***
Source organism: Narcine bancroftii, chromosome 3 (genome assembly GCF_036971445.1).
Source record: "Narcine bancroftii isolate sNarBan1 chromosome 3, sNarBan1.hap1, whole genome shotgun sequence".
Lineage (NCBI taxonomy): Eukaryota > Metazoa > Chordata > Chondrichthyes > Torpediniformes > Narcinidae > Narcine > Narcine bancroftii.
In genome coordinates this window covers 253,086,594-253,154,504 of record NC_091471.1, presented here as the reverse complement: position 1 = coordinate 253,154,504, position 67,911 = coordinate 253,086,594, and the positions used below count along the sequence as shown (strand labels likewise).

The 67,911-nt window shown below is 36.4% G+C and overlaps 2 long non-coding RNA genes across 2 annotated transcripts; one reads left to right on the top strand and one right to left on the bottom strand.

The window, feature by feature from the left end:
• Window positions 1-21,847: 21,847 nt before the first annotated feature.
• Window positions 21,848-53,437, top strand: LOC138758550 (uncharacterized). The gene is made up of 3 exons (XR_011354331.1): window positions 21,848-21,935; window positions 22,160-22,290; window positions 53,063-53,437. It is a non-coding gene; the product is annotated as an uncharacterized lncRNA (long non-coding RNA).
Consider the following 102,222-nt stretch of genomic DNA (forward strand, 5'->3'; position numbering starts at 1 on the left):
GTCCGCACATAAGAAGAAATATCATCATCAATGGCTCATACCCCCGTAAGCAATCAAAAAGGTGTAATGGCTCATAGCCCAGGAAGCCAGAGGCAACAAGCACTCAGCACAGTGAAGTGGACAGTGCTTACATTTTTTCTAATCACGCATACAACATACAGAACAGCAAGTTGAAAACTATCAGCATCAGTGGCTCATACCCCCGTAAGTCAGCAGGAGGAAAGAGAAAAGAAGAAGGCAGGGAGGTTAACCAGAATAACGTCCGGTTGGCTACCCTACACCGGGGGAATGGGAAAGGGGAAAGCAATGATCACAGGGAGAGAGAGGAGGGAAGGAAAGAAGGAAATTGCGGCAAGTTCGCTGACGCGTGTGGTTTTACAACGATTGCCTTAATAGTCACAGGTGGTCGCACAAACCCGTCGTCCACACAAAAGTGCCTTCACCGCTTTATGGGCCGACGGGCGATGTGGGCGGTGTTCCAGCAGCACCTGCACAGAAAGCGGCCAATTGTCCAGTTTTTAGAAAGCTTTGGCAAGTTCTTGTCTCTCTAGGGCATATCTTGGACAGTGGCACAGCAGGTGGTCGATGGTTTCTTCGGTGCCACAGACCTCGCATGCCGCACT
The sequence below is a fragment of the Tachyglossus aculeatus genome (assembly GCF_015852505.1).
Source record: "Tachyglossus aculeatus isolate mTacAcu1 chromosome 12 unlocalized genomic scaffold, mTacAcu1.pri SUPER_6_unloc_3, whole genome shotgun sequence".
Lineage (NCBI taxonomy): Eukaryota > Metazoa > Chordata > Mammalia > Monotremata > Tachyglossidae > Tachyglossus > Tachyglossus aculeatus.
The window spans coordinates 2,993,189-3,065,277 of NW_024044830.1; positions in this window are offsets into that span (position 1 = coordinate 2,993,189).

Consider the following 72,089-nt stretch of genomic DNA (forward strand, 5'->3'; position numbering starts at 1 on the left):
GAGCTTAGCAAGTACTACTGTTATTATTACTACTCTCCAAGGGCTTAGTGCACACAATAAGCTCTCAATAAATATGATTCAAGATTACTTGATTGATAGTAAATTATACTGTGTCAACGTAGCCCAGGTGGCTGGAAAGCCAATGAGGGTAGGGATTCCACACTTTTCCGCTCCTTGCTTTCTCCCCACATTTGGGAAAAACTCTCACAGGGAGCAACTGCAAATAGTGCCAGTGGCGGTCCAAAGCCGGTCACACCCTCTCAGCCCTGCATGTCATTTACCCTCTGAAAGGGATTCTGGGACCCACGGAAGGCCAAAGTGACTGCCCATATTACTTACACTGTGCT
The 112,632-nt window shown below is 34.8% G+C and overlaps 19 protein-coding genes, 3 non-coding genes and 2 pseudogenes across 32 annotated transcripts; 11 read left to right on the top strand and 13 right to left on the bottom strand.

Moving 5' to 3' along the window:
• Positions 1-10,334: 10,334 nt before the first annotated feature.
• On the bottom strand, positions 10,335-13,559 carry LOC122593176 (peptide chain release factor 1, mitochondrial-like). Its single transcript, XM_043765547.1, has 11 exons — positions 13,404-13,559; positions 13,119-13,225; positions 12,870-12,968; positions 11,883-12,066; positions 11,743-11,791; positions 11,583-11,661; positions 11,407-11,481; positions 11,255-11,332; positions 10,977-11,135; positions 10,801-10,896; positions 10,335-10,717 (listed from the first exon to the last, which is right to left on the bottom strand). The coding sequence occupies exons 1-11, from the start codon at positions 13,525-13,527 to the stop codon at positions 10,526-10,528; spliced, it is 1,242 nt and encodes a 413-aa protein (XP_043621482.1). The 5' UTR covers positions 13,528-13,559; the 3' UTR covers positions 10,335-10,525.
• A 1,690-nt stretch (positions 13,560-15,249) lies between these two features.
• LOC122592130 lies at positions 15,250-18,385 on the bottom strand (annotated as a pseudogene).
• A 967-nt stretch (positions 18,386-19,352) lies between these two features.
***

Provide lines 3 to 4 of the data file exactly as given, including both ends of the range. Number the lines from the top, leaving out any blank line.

Lineage (NCBI taxonomy): Eukaryota > Metazoa > Chordata > Chondrichthyes > Torpediniformes > Narcinidae > Narcine > Narcine bancroftii.
In genome coordinates this window covers 253,086,594-253,154,504 of record NC_091471.1, presented here as the reverse complement: position 1 = coordinate 253,154,504, position 67,911 = coordinate 253,086,594, and the positions used below count along the sequence as shown (strand labels likewise).